Faculty of Education Teaching and Learning Webinar: 13 October 2022http://www.sun.ac.za/english/Lists/news/DispForm.aspx?ID=9558Faculty of Education Teaching and Learning Webinar: 13 October 2022Dr Anthea H M Jacobs<p style="text-align:justify;">​The Vice-Dean (Teaching and Learning) of the Faculty of Education, Professor Michael le Cordeur, recently published a piece in <em>The Daily Maverick</em> (18 July 2022) entitled “We need a curriculum overhaul to equip young people for the workplace of the future". In subsequent discussions, the question arose, “Where do we start with this huge task?" There was agreement that a good starting point to get the discussion going, would be to organise an online teaching and learning webinar, using “futures thinking" and programme renewal as points of departure. This webinar took place on the 13<sup>th</sup> of October, and the write-up below briefly summarises the event.<strong> </strong></p><h3>Top​​ic</h3><p style="text-align:justify;"> “2032 – alternative futures of teaching, learning and assessment"<strong> </strong></p><h3>Pres​enter</h3><p style="text-align:justify;">Doris Viljoen<br></p><p style="text-align:justify;">The presenter framed her talk within the following quote by Jerome Glenn: “We are always going to be walking into the unknown – but we don't need to do it with ignorance". </p><p style="text-align:justify;">Keeping in mind how various global shifts and trends in education touch us as individuals, as a faculty, or society, will the graduates delivered by the Faculty of Education be able to function as educators and facilitators of learning in the world of work in 2032? This was how Doris Viljoen, Director of the Institute for Futures Research at the Stellenbosch University Business School, problematised her address. </p><p style="text-align:justify;">One of the biggest global changes currently facing academics and those trying to shape the face of teaching, learning, and assessment is the nature of human knowledge and how humans access it. The ease with which humans are now able to access vast quantities of information digitally and remotely, coupled with the growing expectation of being able to hyper-personalise one's experiences, will require fluidity in our relational engagement with stakeholders as we (as academics) facilitate the co-creation of knowledge through our various collaborations with students and peers. In this way we can begin to meet the changing and unique needs of our students so that they are able to make sense of teaching, learning and assessment. During the talk, Ms Viljoen outlined some of the challenging realities faced by South Africans, such as efforts to attain the <a href="https://dashboards.sdgindex.org/profiles/south-africa" target="_blank">17 sustainable development goals</a>, which cannot be ignored when considering students' pursuit of further education. She also referred to South Africans' resilience, agility, and ability to function in complex environments as strengths to rely on when facing the ever-changing landscape of teaching, learning and assessment. </p><p style="text-align:justify;">Ms Viljoen concluded her presentation by reminding us to remain eternally curious, to seek diverse or adverse opinions, and to be willing to step into the unknown by embracing new ideas and charting new courses despite the many uncertainties we face. During the post-presentation discussion, one of the attendees asked what the future looks like for teachers in an increasingly post-human, technology-driven world that also projects teacher shortages by 2030. In response, Ms Viljoen indicated that the projected teacher shortages are calculated based on our existing understanding of what a classroom or school or teacher is. However, we should be receptive to change and consider alternate teaching and learning possibilities and opportunities in collaboration with fellow higher education practitioners as we plan for the future. </p><p style="text-align:justify;">The seminar was attended by 20 staff members from the Faculty of Education, and there was lively engagement in the MS Teams meeting chat.  In the words of one of the participants, <em>the</em><em> presentation </em>offered “<em>very valuable, insightful information which surely makes one think about the future of education.</em>" </p><p style="text-align:justify;">The recording of this webinar is available <a href="https://stellenbosch-my.sharepoint.com/:v:/g/personal/jacobsa_sun_ac_za/EfM2DFaGNcBLvzgYgliZqU4BMVdUP4tQdcxJxYpMRhHtlQ?e=bPtb72" target="_blank"><strong class="ms-rteThemeForeColor-9-5" style="">here</strong></a>. ​</p>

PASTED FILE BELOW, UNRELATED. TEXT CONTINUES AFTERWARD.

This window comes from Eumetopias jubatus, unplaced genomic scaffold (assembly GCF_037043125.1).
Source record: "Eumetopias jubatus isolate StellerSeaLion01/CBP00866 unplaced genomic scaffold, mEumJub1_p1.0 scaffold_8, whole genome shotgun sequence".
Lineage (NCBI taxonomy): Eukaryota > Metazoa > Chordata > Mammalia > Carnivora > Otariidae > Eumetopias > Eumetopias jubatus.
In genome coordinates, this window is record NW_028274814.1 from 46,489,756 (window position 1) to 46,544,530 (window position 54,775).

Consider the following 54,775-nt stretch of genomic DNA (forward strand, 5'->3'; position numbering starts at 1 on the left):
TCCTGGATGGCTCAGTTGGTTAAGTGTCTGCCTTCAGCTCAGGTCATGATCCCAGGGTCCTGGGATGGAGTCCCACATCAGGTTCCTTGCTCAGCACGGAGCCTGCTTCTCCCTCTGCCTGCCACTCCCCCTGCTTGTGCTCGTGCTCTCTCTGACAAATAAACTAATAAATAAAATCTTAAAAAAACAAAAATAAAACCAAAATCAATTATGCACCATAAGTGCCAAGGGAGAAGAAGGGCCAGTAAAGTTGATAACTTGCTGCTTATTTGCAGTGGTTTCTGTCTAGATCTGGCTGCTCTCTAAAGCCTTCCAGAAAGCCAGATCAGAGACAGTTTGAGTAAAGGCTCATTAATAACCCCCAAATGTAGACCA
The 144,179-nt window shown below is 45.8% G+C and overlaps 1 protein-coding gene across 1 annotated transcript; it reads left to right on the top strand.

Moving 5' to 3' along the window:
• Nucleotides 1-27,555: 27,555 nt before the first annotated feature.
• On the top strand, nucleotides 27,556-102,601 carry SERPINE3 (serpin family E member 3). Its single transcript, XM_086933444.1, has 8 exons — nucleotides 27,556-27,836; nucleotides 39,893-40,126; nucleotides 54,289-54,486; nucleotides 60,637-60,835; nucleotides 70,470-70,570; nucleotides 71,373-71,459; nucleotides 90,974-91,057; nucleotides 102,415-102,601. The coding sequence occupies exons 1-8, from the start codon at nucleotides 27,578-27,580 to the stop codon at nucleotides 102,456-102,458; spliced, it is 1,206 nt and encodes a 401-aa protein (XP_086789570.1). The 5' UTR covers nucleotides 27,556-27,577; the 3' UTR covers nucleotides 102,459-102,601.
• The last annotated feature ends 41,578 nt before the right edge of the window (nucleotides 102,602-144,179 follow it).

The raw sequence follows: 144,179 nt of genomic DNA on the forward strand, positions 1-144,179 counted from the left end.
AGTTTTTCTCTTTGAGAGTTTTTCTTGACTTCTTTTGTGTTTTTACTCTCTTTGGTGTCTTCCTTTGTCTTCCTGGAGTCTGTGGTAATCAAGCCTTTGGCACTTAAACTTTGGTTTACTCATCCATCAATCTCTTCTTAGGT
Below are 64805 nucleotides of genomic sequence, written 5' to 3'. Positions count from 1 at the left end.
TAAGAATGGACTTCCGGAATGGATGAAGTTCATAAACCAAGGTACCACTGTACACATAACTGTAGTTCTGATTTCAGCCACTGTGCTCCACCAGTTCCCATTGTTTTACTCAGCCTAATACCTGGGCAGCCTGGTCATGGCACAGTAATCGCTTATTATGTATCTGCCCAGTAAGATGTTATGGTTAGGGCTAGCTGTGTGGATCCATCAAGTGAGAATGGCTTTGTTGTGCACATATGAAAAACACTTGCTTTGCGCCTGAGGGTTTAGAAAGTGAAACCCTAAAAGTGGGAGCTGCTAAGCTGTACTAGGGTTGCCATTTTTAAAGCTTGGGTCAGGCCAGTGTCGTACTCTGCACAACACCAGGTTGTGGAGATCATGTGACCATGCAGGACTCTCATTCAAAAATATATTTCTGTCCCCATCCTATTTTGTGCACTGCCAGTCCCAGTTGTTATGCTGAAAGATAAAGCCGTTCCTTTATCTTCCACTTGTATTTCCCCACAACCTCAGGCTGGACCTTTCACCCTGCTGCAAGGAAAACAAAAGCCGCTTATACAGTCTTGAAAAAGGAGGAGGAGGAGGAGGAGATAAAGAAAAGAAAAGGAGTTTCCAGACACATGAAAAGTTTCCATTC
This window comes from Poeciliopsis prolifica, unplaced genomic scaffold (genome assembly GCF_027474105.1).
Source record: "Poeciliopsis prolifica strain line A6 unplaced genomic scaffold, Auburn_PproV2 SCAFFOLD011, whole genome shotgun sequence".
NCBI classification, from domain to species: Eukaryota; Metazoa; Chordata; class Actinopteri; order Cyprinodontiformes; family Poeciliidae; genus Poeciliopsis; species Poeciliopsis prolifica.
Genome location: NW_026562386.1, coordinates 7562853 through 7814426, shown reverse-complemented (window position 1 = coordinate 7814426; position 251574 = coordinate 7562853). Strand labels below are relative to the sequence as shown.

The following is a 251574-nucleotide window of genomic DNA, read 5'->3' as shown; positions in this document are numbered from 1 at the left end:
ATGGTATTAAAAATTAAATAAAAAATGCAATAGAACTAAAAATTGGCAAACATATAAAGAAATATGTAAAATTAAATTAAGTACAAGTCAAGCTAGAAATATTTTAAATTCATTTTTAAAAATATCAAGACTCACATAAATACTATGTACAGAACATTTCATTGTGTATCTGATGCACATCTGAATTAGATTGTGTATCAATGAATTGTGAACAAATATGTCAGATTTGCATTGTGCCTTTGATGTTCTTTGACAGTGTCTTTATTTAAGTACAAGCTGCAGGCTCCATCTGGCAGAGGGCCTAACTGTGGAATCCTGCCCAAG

Active Feedback: Teaching, Learning and Assessment Research Seminarhttp://www.sun.ac.za/english/Lists/news/DispForm.aspx?ID=9448Active Feedback: Teaching, Learning and Assessment Research SeminarCentre for Teaching and Learning (CTL)<p></p><p style="text-align:justify;">The <strong>SU Teaching Fellows</strong>, together with the <strong>Centre for Teaching and Learning (CTL)</strong>, hosted a research seminar for the SU academic community on 25 August 2022. The topic of the seminar was 'active feedback', or 'What if students generate their own feedback?' </p><p style="text-align:justify;">The online seminar was presented by two guest speakers, Prof. David Nicol and Suzanne McCallum from the Adam Smith Business School, University of Glasgow. Nicol and McCallum collaborate in researching this topic and have published extensively on their findings.  </p><p style="text-align:justify;">The seminar focused on the power of comparison in making students' inner feedback visible to them and growing their sense of agency in the process. When students receive feedback comments from a lecturer, they are asked to compare those comments against their work, and they (hopefully) generate new understanding out of that comparison. In this conception of feedback, lecturers provide comments on students' work and students generate (inner) feedback. But what if students were asked to compare their work against information other than lecturers' feedback, for example, a textbook, video, diagram, journal article, rubric or some combination thereof? Research done by Nicol and McCallum shows that, when students are deliberately prompted to do this and to make their inner feedback explicit as well (for example, in writing), the results are remarkable. Not only does this <a href="https://teams.microsoft.com/l/meetup-join/19:meeting_MjgzNDg3ZTctMWM1Ni00Yzc5LTg5YjQtNTY1N2IyZTBmOTc0%40thread.v2/0?context=%7b%22Tid%22:%22a6fa3b03-0a3c-4258-8433-a120dffcd348%22%2c%22Oid%22:%229aea225e-2694-4b85-a41e-2a62fdb3040f%22%7d">method enhance the</a> depth and scope of students' learning, but, importantly, it also develops their capacity to regulate their own learning, the goal of most higher education programmes. Furthermore, teachers can scale up feedback to all students without scaling up their workload. </p><p style="text-align:justify;">Nicol introduced participants to the thinking behind this method and McCallum demonstrated its implementation, using a range of disciplinary examples. It became clear that generating their own feedback enables students to transfer their learning to new contexts. Active feedback is therefore directly linked to learning-centred teaching.</p><p style="text-align:justify;">Participants were invited to interact with the presenters throughout the seminar and explored the possible application of active feedback to their modules. They were also invited to research this method further with Nicol and McCallum.</p><p style="text-align:left;">More information about David Nicol and Suzanne McCallum is available from <a href="http://www.davidnicol.net/" target="_blank">www.davidnicol.net</a> and <a href="https://www.gla.ac.uk/schools/business/staff/suzannemccallum/" target="_blank">https://www.gla.ac.uk/schools/business/staff/suzannemccallum/</a>.  ​</p>